The questions for these chapters will focus, in part, on the bibliographic information referenced in the reading. You'll note that whenever the author quotes directly from a source, she includes a small number at the end of the sentence or paragraph in which the quotation appears. These are called endnote reference numbers, and each refers to a detailed endnote in the Reference Notes section at the back of the book. The endnotes are organized by chapter, and they allow the reader to easily match up a quotation with the original source from which it was drawn.

Citations are important because they let the reader know where the author found his or her information. If the author has provided a full citation, interested readers can easily identify where the information or quotation came from and look up that source themselves. This allows readers to make up their own minds about whether or not the author has relied on valid sources of information and whether or not the author has interpreted that information correctly.

Of course, using information from another source without giving credit for that source is also dishonest because the writer would be failing to give other people credit for their ideas and for their contributions to the writer's own ideas, research, and writing. It is always important to give credit by providing a citation to let readers know where the author found particular information or ideas. If a writer fails to cite a source, it is plagiarism, which is taken very seriously in schools and universities and in the publishing world. The consequences of plagiarizing the work of another writer can be quite severe (for example, in many universities plagiarism is grounds for a student being suspended for a semester or more and receiving a failing grade in a course), so properly citing the sources you use in your own work is an important habit to get into.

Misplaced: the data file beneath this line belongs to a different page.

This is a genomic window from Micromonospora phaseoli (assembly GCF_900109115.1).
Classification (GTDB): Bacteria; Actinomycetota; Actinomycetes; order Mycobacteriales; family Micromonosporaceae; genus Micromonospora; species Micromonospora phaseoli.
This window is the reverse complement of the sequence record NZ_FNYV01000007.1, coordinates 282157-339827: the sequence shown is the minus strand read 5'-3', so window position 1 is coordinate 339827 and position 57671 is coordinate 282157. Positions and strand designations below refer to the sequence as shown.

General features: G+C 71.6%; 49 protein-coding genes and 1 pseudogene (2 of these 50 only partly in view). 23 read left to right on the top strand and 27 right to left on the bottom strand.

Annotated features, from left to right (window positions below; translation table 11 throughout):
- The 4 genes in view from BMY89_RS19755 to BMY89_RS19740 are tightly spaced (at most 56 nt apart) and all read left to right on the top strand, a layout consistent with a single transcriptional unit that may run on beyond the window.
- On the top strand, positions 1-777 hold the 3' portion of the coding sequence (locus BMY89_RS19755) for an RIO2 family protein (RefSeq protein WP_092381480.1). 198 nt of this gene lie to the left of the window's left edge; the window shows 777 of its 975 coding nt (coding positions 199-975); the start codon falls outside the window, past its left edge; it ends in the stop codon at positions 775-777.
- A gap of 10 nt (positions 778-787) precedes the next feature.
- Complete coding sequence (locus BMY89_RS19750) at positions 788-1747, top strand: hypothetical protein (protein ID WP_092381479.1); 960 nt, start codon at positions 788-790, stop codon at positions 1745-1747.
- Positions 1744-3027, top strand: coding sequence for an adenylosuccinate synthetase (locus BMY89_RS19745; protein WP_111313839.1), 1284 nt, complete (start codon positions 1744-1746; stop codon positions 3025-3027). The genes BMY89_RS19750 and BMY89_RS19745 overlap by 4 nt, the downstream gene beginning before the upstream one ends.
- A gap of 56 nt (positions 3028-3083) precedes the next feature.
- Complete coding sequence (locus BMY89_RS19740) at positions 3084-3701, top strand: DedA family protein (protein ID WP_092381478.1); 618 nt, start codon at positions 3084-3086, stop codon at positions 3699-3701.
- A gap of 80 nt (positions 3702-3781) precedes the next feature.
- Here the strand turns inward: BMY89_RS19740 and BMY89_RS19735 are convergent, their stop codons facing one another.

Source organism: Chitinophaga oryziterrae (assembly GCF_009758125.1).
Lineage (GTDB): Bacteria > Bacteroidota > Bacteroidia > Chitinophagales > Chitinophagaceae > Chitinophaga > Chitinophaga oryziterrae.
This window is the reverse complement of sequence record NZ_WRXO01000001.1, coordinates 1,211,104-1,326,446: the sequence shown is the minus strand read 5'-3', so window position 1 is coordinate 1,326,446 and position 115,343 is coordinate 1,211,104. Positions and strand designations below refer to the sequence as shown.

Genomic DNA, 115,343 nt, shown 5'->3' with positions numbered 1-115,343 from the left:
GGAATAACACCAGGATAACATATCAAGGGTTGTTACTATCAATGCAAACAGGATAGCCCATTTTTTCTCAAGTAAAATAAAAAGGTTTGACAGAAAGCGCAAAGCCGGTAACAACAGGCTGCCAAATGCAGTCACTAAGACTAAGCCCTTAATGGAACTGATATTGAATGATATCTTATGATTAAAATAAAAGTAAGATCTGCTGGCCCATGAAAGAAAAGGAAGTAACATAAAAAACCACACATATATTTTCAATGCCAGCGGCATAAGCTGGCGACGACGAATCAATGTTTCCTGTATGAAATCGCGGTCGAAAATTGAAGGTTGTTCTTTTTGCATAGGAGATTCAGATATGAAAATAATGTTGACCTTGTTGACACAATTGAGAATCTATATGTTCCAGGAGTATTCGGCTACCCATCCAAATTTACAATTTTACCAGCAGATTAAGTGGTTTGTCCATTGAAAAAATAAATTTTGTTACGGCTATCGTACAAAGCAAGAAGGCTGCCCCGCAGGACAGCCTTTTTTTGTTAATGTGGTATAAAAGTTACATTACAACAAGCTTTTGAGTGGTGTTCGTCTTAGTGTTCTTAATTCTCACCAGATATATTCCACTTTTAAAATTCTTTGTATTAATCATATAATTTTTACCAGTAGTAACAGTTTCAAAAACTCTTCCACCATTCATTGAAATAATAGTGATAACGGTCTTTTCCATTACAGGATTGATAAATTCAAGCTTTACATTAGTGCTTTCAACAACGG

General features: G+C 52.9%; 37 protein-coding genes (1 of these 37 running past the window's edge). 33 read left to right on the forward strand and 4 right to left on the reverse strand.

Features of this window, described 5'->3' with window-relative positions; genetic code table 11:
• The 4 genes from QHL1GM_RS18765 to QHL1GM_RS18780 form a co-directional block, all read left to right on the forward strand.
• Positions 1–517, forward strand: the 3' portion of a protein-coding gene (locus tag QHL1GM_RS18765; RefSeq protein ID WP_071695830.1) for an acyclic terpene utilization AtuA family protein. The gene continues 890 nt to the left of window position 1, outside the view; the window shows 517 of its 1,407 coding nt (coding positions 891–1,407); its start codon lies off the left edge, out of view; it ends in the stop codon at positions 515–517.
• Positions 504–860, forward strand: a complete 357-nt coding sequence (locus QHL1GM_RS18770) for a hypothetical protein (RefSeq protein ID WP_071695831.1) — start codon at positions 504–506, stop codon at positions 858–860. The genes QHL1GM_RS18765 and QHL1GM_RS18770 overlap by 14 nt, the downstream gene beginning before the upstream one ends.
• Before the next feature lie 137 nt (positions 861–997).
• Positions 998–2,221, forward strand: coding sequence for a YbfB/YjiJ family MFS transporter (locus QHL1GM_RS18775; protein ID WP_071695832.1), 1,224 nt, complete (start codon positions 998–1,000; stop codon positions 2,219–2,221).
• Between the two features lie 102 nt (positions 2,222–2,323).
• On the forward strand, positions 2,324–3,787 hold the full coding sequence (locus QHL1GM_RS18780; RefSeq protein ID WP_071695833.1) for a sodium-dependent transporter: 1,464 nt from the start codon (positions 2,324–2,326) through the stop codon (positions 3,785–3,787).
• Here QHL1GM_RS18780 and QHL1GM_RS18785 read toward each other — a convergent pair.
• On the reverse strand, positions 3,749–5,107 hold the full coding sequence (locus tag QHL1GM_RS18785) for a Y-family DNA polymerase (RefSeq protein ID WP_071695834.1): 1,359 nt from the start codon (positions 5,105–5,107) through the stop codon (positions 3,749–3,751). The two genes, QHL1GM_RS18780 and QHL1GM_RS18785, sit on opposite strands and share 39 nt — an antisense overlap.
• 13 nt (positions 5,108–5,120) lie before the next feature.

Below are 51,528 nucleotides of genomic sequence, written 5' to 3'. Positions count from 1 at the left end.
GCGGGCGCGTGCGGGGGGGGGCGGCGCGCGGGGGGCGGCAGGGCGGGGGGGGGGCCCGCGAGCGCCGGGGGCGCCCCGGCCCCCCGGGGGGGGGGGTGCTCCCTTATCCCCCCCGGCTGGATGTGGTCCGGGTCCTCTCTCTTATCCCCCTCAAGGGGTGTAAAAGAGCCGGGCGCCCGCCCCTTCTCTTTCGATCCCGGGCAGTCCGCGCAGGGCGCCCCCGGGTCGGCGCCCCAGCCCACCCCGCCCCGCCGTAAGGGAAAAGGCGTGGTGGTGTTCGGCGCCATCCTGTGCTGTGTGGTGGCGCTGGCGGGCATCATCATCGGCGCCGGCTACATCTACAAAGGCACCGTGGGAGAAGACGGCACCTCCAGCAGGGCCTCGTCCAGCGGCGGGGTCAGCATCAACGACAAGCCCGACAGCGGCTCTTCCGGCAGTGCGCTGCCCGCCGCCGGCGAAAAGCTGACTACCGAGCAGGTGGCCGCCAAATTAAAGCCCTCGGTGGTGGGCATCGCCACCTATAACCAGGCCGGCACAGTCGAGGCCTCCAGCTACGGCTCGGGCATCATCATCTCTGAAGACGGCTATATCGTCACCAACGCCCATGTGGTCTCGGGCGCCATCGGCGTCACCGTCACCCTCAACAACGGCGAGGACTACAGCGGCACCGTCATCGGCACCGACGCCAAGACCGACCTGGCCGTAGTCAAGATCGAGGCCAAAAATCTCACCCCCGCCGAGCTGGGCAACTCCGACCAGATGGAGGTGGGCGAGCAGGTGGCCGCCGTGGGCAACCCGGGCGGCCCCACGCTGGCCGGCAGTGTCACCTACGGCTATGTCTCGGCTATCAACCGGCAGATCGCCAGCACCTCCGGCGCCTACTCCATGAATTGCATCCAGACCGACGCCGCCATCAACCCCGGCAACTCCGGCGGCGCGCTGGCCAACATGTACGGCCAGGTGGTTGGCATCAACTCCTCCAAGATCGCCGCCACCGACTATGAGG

1. In the 25th paragraph of Chapter 3, which begins "In his letters, John often played the role...", the author describes Abigail's response to some criticism in John's correspondence with her. Use the reference notes at the back of the book to determine the source for the quotations in that paragraph.
    Abigail Adams to John Adams, April 12, 1764 from The Book of Abigail and John: Selected Letters of the Adams Family, 1762-1784, edited by L. H. Butterfield, Marc Friedlaender, and Mary-Jo Kline. Cambridge, Mass: Harvard University Press, 1975 pp. 28-30. (Your child may just list the author, recipient, and date.)
  2. In the notes referring to corresepondence in Chapter 3, what information does the author provide to the reader?
    The author of the letter, the recipient of the letter, the date, and the source where the book's author found the correspondence.
  3. The third note for Chapter 4 says that it was "Quoted in Bancroft, 3:77-78." Use the Bibliography (at the end of the book) to provide the full bibliographic entry for Bancroft.
    Bancroft, George. History of the United States. Vol. 3. New York: Dr. Appleton and Co., 1897.
  4. Do all of the sources cited in Chapters 3 and 4 seem to be valid and reliable sources of information about Abigail Adams, people connected to her, and her time period?
    The author has selected valid and reliable sources, drawing frequently from the correspondence of Abigail Adams herself, her husband, and other family members.